Divvy On Over
Be green, ride a Divvy to Schubas and park at our conveniently located station directly outside the venue.
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Acoustic Brunch is back! Click here to check out the schedule!
Mr. Mayor and the Highballers performing raucous and high-energy versions of folk and blues songs of the 30s and 40s, as well as original tunes and more modern numbers with a jug band twist. They've hooted, hollered, and delivered "old time music at jug band prices" at venues all over Chicago including The Empty Bottle, Reggie's Rock Club, and The Old Town School of Folk Music.
Check out the brunch menu here!
Gustafer Yellowgold concerts are a unique blend of live music and moving image. The minimally animated illustrations are accompanied by illustrator/songwriter Morgan Taylor’s catchy and original story-songs for a truly different multimedia experience that is entrancing children, teens and adults alike.
Gustafer is a friendly creature who came to Earth from the sun and has an unusual magnetism for making friends with some of Earth's odder creatures. His best friend is Forrest Applecrumbie the flightless Pterodactyl. Gustafer and Forrest built a small cottage-style home on the edge of an uncharted wooded area in Minnesota. He has a pet Eel named Slim (short for Slimothy) and a pet Dragon named Asparagus who lives in his fireplace and loves corn on the cob. Gustafer's pals, the Mustard Slugs practice their math under the shrubbery.
Since his creation in 2005, Gustafer Yellowgold has become an international phenomenon, acclaimed by the New York Times, which said, “The show is a cross between ‘Yellow Submarine’ and Dr. Seuss.” Entertainment Weekly praised “…The most infectious original songs. It’s like tapping into some pleasure center in the brain- both adult and kid…absurdly appealing. Grade: A.” New York Magazine named Morgan Taylor “Best Kids’ Performer” in its 2008 Best of New York Awards.
Throughout her time with Azure Ray and over the course of her solo career, Orenda Fink has never shied from exploring the darker edges of spirituality and the human condition. On her debut solo album Invisible Ones, Orenda explored traditional Haitian ritual and mysticism. She then followed that up with an examination of the Southern Gothic subconscious on Ask the Night. Needless to say, death has been visible in much of her music. On her latest album, Blue Dream, she looks deeply at the subject, reflecting upon a year-long meditation on death that started with a dog named Wilson and the words of Laurie Anderson.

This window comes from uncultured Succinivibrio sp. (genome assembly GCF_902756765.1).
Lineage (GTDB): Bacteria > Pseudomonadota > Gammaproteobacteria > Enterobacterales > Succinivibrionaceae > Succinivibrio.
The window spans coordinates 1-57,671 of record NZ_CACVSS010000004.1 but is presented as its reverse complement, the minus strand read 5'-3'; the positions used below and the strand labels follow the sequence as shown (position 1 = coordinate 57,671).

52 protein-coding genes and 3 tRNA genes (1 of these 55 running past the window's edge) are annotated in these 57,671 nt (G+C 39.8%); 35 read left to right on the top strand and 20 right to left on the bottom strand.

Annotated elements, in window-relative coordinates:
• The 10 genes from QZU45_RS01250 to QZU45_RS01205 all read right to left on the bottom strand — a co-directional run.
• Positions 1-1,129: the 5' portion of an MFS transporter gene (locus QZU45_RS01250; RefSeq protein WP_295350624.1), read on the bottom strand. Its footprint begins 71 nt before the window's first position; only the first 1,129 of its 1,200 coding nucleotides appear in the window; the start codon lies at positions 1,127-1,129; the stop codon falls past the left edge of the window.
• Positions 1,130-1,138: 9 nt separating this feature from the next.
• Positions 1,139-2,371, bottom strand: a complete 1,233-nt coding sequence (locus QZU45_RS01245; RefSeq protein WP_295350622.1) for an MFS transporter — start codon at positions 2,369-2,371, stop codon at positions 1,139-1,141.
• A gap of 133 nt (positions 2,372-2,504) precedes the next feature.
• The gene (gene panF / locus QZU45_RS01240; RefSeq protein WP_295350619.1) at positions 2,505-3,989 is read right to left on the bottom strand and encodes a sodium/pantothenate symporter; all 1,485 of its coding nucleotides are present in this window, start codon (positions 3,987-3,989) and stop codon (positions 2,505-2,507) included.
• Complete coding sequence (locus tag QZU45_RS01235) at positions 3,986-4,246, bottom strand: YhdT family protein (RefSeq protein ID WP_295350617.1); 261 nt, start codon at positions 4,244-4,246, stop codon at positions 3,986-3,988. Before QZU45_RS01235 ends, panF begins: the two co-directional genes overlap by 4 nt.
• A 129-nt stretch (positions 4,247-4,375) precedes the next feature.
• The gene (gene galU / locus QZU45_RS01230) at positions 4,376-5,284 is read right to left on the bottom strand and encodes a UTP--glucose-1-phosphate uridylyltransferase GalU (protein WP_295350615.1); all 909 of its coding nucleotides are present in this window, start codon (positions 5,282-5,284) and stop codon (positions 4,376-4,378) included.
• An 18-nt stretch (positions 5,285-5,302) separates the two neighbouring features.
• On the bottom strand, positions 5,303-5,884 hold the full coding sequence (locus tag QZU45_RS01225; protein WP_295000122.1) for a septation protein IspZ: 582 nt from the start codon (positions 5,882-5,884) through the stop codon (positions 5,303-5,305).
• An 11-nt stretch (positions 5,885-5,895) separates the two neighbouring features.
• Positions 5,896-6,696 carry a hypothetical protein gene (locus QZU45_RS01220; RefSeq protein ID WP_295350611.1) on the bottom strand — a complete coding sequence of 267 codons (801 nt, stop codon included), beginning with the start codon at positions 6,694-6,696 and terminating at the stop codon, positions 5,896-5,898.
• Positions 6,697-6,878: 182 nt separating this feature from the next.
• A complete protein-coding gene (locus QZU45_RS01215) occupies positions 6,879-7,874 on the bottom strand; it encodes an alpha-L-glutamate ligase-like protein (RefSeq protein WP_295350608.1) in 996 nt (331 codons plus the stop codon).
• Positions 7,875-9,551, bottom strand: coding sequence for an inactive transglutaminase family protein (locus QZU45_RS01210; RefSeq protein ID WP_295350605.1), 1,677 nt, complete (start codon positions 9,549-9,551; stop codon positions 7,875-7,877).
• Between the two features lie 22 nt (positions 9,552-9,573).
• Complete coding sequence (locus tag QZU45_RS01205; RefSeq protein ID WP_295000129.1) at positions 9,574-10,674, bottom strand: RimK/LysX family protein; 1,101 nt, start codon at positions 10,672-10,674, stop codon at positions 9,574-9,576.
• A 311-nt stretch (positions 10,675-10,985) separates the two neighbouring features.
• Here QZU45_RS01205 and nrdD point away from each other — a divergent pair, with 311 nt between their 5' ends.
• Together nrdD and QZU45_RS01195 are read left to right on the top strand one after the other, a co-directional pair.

"Just look at yesterday, and what you were doing, and how important it was, and how nonexistent it is now! How dreamlike it is! Same thing with tomorrow. So where are we living? Tibetans have unbelievably fascinating answers to that. This is what I’m studying because my dog died.” -Laurie Anderson
Australia’s GOSSLING is quietly brewing a revolution against the status quo, all powered by delicate and sophisticated vocals. There’s no swagger here, no bravado, instead GOSSLING’s music proves the irresistible power of minimalism.
“I’m interested in music that stirs emotion,” says GOSSLING’s mastermind Helen Croome, about her latest album, Harvest of Gold. The debut LP follows the critically-lauded EPs which earned Croome accolades and airtime in Australia and activated a global audience, earning GOSSLING a stellar 2014 set at South-By-Southwest and performances in the UK too.
Raised in the country town of Wodonga, Croome’s musical career began when she moved to Melbourne. Named after her grandmother, GOSSLING became her moniker. She studied music and considered becoming a soundtrack composer. “I loved writing music for horror films,” she says. “A scary movie is made more terrifying because of the music and I love those themes with the lush string lines and melodies.”
The road to Harvest of Gold was a paradoxical journey. “I decided to go away to Tasmania,” she says, “I thought that I needed to go away and be by myself, being lonely and depressed, and that would be where I could write new material. So, I went away with my laptop and keyboard, got lonely and depressed, and didn’t write anything.” When she got back to Melbourne, that’s when her creativity exploded. “Melbourne is full of musicians, artists and lots of venues. And I feed off that energy. I need to be surrounded by creative people and bands, my family and friends to feel connected.”